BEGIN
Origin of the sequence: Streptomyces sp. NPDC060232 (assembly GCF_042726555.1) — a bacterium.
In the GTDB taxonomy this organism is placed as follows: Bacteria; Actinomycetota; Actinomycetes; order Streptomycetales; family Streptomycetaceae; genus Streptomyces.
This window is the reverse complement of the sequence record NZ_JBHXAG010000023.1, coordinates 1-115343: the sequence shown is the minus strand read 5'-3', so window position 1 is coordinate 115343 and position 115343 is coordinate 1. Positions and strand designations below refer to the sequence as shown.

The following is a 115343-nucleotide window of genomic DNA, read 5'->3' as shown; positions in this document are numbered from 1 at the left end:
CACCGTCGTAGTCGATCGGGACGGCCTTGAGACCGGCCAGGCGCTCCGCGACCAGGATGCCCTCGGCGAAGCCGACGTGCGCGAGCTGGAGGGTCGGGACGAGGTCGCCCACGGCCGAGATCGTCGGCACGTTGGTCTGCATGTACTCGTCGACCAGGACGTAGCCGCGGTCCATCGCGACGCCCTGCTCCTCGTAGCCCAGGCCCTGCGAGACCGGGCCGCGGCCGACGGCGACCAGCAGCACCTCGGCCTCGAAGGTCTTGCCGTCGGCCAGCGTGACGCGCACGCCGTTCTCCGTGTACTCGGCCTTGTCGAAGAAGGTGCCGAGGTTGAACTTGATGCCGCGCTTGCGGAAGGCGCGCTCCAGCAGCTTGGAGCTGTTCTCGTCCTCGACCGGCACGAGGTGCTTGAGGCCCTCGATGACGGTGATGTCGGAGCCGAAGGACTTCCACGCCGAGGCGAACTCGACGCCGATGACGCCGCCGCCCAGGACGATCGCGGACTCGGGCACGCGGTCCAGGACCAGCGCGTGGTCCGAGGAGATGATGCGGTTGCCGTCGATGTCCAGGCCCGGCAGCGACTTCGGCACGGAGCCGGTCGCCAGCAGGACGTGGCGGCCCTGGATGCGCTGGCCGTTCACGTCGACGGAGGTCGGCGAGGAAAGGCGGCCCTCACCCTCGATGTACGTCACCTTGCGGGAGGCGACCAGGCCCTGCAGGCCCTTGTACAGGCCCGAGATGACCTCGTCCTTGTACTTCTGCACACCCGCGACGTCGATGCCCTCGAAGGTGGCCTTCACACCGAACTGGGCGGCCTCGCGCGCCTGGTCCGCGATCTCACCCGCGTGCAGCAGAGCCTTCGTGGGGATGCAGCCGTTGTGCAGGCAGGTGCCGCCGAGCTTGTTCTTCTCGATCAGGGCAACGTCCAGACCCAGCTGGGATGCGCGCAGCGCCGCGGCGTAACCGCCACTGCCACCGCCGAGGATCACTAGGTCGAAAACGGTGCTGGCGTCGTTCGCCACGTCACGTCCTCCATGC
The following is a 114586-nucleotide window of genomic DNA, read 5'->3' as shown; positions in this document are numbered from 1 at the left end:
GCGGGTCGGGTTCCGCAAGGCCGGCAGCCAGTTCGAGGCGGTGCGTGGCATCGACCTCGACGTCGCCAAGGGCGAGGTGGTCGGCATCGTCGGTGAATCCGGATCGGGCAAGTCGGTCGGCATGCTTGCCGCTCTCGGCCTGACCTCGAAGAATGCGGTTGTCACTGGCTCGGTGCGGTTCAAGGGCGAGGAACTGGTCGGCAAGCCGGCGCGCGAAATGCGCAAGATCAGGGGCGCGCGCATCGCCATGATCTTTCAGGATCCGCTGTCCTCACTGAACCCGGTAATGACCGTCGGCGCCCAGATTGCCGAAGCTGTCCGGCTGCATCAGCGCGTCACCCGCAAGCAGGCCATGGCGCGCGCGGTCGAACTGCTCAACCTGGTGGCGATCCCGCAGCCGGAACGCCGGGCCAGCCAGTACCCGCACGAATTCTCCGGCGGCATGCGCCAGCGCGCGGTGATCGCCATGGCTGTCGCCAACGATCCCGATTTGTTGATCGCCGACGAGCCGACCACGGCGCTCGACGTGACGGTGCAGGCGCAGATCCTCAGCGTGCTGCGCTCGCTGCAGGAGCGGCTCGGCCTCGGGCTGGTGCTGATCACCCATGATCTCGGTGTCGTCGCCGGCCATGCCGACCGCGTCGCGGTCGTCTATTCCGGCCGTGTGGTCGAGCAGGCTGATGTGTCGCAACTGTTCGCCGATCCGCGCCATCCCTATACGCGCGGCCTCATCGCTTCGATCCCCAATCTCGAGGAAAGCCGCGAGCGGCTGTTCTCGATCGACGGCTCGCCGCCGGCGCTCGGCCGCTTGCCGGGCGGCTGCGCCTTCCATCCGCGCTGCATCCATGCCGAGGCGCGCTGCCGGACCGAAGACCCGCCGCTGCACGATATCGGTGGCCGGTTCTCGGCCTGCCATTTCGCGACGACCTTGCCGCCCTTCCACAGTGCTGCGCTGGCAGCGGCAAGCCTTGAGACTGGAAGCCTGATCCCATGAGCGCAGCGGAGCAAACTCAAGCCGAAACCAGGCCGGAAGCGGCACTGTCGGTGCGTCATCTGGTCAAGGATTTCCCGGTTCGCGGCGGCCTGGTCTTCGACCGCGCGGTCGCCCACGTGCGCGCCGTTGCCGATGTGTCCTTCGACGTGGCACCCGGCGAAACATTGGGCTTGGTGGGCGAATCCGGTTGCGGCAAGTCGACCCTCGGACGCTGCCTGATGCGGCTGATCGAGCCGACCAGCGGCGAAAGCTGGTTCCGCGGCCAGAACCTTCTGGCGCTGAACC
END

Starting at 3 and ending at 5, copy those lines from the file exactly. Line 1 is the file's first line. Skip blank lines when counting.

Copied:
This window is the reverse complement of the sequence record NZ_JBHXAG010000023.1, coordinates 1-115343: the sequence shown is the minus strand read 5'-3', so window position 1 is coordinate 115343 and position 115343 is coordinate 1. Positions and strand designations below refer to the sequence as shown.

The following is a 115343-nucleotide window of genomic DNA, read 5'->3' as shown; positions in this document are numbered from 1 at the left end:
CACCGTCGTAGTCGATCGGGACGGCCTTGAGACCGGCCAGGCGCTCCGCGACCAGGATGCCCTCGGCGAAGCCGACGTGCGCGAGCTGGAGGGTCGGGACGAGGTCGCCCACGGCCGAGATCGTCGGCACGTTGGTCTGCATGTACTCGTCGACCAGGACGTAGCCGCGGTCCATCGCGACGCCCTGCTCCTCGTAGCCCAGGCCCTGCGAGACCGGGCCGCGGCCGACGGCGACCAGCAGCACCTCGGCCTCGAAGGTCTTGCCGTCGGCCAGCGTGACGCGCACGCCGTTCTCCGTGTACTCGGCCTTGTCGAAGAAGGTGCCGAGGTTGAACTTGATGCCGCGCTTGCGGAAGGCGCGCTCCAGCAGCTTGGAGCTGTTCTCGTCCTCGACCGGCACGAGGTGCTTGAGGCCCTCGATGACGGTGATGTCGGAGCCGAAGGACTTCCACGCCGAGGCGAACTCGACGCCGATGACGCCGCCGCCCAGGACGATCGCGGACTCGGGCACGCGGTCCAGGACCAGCGCGTGGTCCGAGGAGATGATGCGGTTGCCGTCGATGTCCAGGCCCGGCAGCGACTTCGGCACGGAGCCGGTCGCCAGCAGGACGTGGCGGCCCTGGATGCGCTGGCCGTTCACGTCGACGGAGGTCGGCGAGGAAAGGCGGCCCTCACCCTCGATGTACGTCACCTTGCGGGAGGCGACCAGGCCCTGCAGGCCCTTGTACAGGCCCGAGATGACCTCGTCCTTGTACTTCTGCACACCCGCGACGTCGATGCCCTCGAAGGTGGCCTTCACACCGAACTGGGCGGCCTCGCGCGCCTGGTCCGCGATCTCACCCGCGTGCAGCAGAGCCTTCGTGGGGATGCAGCCGTTGTGCAGGCAGGTGCCGCCGAGCTTGTTCTTCTCGATCAGGGCAACGTCCAGACCCAGCTGGGATGCGCGCAGCGCCGCGGCGTAACCGCCACTGCCACCGCCGAGGATCACTAGGTCGAAAACGGTGCTGGCGTCGTTCGCCACGTCACGTCCTCCATGC